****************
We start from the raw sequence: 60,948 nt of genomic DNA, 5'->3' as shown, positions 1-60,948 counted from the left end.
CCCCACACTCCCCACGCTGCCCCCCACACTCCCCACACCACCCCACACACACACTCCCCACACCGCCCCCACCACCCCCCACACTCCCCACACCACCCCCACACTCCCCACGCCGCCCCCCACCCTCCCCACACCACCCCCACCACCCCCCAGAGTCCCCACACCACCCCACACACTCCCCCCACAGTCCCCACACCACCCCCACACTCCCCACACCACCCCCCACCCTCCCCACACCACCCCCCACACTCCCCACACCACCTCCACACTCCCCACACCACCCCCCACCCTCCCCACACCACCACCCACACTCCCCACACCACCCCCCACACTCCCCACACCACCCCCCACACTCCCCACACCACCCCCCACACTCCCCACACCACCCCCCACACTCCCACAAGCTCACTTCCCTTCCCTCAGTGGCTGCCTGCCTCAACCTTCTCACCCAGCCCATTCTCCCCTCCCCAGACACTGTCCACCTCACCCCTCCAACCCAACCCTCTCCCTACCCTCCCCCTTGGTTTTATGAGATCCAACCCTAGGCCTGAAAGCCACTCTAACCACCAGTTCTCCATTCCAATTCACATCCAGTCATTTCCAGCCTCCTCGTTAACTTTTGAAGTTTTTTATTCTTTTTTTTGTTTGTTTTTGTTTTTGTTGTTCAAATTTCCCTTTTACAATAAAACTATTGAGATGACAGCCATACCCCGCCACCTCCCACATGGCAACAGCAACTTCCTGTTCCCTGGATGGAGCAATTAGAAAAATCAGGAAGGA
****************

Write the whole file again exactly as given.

We start from the raw sequence: 60,948 nt of genomic DNA, 5'->3' as shown, positions 1-60,948 counted from the left end.
CCCCACACTCCCCACGCTGCCCCCCACACTCCCCACACCACCCCACACACACACTCCCCACACCGCCCCCACCACCCCCCACACTCCCCACACCACCCCCACACTCCCCACGCCGCCCCCCACCCTCCCCACACCACCCCCACCACCCCCCAGAGTCCCCACACCACCCCACACACTCCCCCCACAGTCCCCACACCACCCCCACACTCCCCACACCACCCCCCACCCTCCCCACACCACCCCCCACACTCCCCACACCACCTCCACACTCCCCACACCACCCCCCACCCTCCCCACACCACCACCCACACTCCCCACACCACCCCCCACACTCCCCACACCACCCCCCACACTCCCCACACCACCCCCCACACTCCCCACACCACCCCCCACACTCCCACAAGCTCACTTCCCTTCCCTCAGTGGCTGCCTGCCTCAACCTTCTCACCCAGCCCATTCTCCCCTCCCCAGACACTGTCCACCTCACCCCTCCAACCCAACCCTCTCCCTACCCTCCCCCTTGGTTTTATGAGATCCAACCCTAGGCCTGAAAGCCACTCTAACCACCAGTTCTCCATTCCAATTCACATCCAGTCATTTCCAGCCTCCTCGTTAACTTTTGAAGTTTTTTATTCTTTTTTTTGTTTGTTTTTGTTTTTGTTGTTCAAATTTCCCTTTTACAATAAAACTATTGAGATGACAGCCATACCCCGCCACCTCCCACATGGCAACAGCAACTTCCTGTTCCCTGGATGGAGCAATTAGAAAAATCAGGAAGGA